11 November 2014Time: 7:00 - 9:00pm
Venue: Khalili Lecture Theatre, School of Oriental and African Studies, Thornhaugh Street, London, WC1H 0XG
WHAT IS AFRICA THINKING?
An event sponsored by the School of Politics and International Relations, Queen Mary University of London, and the Royal African Society
Professor Emmanuel Gyimah Boadi is the Executive Director of the Afrobarometer survey, an independent, non-partisan research project that measures the social, political, and economic atmosphere in Africa, with researchers in 35 countries across the continent. At a time when African countries are being lauded for their economic growth, whilst others are criticised for their economic and political mismanagement, Professor Boadi will discuss the work of Afrobarometer, and the challenges facing the continent’s only wide-scale survey project in articulating a myriad of African opinions on democracy, employment, politicians and international politics.
Professor Boadi will discuss these issues with Dr Nic Cheeseman, Hugh Price Fellow in African Politics at Jesus College, Oxford.
7-9pm Tuesday 11th November 2014, Khalili Lecture Theatre, School of Oriental and African Studies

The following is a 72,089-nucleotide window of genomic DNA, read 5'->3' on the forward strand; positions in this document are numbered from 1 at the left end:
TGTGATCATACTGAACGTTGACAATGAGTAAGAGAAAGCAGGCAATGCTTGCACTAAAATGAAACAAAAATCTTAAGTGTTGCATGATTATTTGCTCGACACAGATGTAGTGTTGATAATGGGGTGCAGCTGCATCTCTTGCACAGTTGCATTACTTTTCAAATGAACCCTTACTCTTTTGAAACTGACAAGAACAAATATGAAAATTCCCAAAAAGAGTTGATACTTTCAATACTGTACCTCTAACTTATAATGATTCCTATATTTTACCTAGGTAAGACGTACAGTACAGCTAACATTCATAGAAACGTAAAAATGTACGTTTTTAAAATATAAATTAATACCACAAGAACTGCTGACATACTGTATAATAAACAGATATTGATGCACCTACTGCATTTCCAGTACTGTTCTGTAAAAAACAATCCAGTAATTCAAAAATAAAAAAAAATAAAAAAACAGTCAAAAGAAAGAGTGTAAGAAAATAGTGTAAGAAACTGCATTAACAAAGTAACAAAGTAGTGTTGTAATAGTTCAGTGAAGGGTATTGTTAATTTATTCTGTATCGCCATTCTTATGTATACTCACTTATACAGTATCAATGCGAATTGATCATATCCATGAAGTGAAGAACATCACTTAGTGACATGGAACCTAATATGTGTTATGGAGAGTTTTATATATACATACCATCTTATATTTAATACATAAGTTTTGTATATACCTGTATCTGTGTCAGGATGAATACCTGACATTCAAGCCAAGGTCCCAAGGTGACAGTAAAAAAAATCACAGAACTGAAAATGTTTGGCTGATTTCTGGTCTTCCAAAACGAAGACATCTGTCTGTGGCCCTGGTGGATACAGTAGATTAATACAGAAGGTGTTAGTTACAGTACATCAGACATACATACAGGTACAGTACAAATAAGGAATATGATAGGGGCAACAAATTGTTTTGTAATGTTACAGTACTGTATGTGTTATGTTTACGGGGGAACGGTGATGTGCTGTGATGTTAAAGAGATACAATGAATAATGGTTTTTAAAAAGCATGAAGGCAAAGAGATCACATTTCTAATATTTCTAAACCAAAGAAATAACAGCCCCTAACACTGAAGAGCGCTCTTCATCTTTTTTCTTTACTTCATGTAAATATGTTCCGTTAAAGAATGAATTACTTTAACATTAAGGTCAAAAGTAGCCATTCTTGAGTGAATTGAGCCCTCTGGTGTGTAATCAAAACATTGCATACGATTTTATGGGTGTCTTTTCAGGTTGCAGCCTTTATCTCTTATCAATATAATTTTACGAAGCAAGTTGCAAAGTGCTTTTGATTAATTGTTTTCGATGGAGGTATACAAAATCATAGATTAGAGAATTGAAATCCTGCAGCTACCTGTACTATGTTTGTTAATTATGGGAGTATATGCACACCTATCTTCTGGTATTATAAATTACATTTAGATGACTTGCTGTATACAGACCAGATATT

E. Gyimah-Boadi is the Executive Director of both the Ghana Center for Democratic Development, an independent policy research and policy advocacy group for democracy, good governance and economic openness in Ghana and Africa and the Afrobarometer, a pan-African survey research project tracking public opinion on political, economic and social developments in 35 African countries. He is also a professor in the Department of Political Science at the University of Ghana, Legon. He is a member of the Editorial Advisory Board of the Journal of Democracy, Advisory Council of the Ibrahim Index of African Governance, International Advisory Council of the International Center for Transitional Justice, the Advisory Group of the Institute for Integrated Transitions; and Board of the Ghana Integrity Initiative (local chapter of Transparency International). His publications include “Oil, Politics and Ghana’s Democracy” (with H. Kwasi Prempeh) in Journal of Democracy vol. 23, no. 3 (July 2012); Public Opinion, Democracy and Market Reform in Africa (with Mike Bratton and Robert Mattes), Cambridge University Press (2005); and Democratic Reform in Africa: The Quality of Progress, Lynne Rienner Publishers (2004). He has held fellowships at the Center for Democracy, Rule of Law and Development at Stanford University and Woodrow Wilson International Center for Scholars (USA), and in November 2014 will be taking up a Distinguished Visiting Fellowship with the School of Politics and International Relations at Queen Mary University of London.